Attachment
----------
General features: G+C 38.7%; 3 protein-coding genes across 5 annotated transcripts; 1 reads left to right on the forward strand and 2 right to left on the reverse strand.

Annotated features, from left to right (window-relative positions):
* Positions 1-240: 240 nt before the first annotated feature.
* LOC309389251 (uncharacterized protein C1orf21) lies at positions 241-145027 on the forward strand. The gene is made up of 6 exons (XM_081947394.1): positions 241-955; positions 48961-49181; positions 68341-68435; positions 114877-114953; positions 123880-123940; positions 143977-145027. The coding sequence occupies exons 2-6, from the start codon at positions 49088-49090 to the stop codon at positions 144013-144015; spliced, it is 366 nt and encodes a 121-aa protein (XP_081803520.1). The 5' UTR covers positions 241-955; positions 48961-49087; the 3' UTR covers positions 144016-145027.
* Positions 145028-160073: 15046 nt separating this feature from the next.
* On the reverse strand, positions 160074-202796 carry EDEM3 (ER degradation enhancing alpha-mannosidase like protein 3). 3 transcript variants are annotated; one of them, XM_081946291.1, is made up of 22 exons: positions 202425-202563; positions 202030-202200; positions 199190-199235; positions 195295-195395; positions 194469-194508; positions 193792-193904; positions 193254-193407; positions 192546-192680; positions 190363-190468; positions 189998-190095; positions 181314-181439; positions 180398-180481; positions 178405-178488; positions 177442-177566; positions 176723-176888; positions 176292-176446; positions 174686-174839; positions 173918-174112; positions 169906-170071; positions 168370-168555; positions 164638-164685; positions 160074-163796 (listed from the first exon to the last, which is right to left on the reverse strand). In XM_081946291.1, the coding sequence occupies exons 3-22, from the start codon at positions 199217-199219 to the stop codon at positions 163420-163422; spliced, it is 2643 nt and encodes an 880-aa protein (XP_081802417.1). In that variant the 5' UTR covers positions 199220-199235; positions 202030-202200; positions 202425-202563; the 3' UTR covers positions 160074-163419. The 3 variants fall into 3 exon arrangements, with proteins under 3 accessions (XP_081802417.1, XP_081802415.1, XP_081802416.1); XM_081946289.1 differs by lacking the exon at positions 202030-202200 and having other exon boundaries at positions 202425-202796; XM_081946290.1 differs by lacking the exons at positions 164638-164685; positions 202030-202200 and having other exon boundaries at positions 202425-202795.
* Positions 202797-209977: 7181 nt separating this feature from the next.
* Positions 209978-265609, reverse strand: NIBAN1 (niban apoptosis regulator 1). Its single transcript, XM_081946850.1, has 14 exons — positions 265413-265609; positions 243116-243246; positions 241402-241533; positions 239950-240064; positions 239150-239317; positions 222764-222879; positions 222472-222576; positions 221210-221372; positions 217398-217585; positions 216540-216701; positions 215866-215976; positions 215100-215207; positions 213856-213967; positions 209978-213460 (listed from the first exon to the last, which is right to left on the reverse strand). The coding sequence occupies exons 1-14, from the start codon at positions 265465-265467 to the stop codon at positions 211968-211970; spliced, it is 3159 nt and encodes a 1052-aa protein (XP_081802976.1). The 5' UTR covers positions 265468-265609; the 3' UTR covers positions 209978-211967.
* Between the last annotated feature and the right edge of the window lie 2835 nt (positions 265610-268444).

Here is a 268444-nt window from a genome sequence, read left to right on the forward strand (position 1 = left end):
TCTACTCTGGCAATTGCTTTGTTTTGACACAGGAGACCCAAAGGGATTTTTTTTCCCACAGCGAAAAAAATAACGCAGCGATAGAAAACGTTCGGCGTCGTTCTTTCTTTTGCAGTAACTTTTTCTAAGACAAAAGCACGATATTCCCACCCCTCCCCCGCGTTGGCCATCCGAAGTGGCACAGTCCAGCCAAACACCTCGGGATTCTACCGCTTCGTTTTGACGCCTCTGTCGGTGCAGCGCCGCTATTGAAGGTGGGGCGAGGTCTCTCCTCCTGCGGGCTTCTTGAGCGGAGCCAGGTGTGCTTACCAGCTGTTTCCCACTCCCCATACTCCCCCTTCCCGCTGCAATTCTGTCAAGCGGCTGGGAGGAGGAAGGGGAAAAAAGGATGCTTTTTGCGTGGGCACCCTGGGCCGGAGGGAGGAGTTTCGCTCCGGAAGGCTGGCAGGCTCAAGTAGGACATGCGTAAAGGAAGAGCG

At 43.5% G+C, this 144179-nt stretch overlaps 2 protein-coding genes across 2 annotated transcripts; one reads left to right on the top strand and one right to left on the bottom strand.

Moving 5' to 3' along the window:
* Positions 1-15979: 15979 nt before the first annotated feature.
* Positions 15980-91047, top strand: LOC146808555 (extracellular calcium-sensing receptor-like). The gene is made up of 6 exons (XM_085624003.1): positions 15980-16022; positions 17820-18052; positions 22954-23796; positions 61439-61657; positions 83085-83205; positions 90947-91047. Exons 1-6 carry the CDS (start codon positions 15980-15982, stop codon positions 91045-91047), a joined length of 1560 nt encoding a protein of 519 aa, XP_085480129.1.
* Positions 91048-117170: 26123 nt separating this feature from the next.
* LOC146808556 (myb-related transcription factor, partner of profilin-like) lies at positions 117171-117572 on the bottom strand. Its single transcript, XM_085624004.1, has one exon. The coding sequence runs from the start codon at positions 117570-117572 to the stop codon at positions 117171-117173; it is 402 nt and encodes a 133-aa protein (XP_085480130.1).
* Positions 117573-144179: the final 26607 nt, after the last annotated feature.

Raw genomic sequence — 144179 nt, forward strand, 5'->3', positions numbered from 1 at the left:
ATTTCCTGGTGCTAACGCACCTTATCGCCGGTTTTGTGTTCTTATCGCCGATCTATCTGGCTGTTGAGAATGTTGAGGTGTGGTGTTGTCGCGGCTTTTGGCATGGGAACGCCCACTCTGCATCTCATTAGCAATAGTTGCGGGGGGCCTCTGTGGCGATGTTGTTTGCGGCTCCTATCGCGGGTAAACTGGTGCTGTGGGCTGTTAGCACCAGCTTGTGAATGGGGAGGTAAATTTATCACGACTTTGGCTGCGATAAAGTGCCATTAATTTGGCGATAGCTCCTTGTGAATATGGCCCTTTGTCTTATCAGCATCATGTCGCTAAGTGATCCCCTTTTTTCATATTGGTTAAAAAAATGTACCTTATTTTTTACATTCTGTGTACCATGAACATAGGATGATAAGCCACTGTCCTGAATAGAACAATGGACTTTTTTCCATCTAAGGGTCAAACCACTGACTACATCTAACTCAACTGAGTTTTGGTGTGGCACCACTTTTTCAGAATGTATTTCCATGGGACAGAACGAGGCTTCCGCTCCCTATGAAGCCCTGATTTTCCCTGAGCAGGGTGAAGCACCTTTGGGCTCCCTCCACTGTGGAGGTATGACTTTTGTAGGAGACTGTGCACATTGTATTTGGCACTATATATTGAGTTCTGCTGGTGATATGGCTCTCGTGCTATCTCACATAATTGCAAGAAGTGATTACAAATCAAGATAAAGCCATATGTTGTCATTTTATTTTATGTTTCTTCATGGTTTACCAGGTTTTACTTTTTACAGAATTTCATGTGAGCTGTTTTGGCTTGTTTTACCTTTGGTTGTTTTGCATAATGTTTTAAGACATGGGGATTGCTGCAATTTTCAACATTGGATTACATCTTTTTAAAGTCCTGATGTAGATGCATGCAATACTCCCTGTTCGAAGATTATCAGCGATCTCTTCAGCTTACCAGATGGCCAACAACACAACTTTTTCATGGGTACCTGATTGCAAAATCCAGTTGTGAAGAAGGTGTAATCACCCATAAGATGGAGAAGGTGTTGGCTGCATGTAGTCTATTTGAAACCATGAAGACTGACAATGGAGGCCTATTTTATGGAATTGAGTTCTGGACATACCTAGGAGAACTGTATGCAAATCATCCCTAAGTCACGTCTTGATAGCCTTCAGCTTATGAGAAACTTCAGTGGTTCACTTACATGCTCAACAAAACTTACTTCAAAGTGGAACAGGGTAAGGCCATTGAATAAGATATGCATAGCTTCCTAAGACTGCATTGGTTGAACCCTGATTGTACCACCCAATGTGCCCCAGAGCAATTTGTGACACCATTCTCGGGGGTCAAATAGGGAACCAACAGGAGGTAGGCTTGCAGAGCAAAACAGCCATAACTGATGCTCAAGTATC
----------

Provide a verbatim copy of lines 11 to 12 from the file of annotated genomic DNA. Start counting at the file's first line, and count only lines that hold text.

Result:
TCTACTCTGGCAATTGCTTTGTTTTGACACAGGAGACCCAAAGGGATTTTTTTTCCCACAGCGAAAAAAATAACGCAGCGATAGAAAACGTTCGGCGTCGTTCTTTCTTTTGCAGTAACTTTTTCTAAGACAAAAGCACGATATTCCCACCCCTCCCCCGCGTTGGCCATCCGAAGTGGCACAGTCCAGCCAAACACCTCGGGATTCTACCGCTTCGTTTTGACGCCTCTGTCGGTGCAGCGCCGCTATTGAAGGTGGGGCGAGGTCTCTCCTCCTGCGGGCTTCTTGAGCGGAGCCAGGTGTGCTTACCAGCTGTTTCCCACTCCCCATACTCCCCCTTCCCGCTGCAATTCTGTCAAGCGGCTGGGAGGAGGAAGGGGAAAAAAGGATGCTTTTTGCGTGGGCACCCTGGGCCGGAGGGAGGAGTTTCGCTCCGGAAGGCTGGCAGGCTCAAGTAGGACATGCGTAAAGGAAGAGCG

At 43.5% G+C, this 144179-nt stretch overlaps 2 protein-coding genes across 2 annotated transcripts; one reads left to right on the top strand and one right to left on the bottom strand.